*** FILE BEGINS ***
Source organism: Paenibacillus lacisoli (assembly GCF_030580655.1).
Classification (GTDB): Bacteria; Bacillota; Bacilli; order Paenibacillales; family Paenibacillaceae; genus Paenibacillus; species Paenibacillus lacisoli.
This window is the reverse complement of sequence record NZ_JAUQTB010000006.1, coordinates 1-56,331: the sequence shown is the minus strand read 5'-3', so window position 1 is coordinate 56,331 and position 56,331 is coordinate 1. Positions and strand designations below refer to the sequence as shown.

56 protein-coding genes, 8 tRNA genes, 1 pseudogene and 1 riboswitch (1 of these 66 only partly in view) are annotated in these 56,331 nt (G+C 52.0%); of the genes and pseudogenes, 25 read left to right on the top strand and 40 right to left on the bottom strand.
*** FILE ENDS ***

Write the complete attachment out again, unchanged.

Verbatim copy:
Source organism: Paenibacillus lacisoli (assembly GCF_030580655.1).
Classification (GTDB): Bacteria; Bacillota; Bacilli; order Paenibacillales; family Paenibacillaceae; genus Paenibacillus; species Paenibacillus lacisoli.
This window is the reverse complement of sequence record NZ_JAUQTB010000006.1, coordinates 1-56,331: the sequence shown is the minus strand read 5'-3', so window position 1 is coordinate 56,331 and position 56,331 is coordinate 1. Positions and strand designations below refer to the sequence as shown.

56 protein-coding genes, 8 tRNA genes, 1 pseudogene and 1 riboswitch (1 of these 66 only partly in view) are annotated in these 56,331 nt (G+C 52.0%); of the genes and pseudogenes, 25 read left to right on the top strand and 40 right to left on the bottom strand.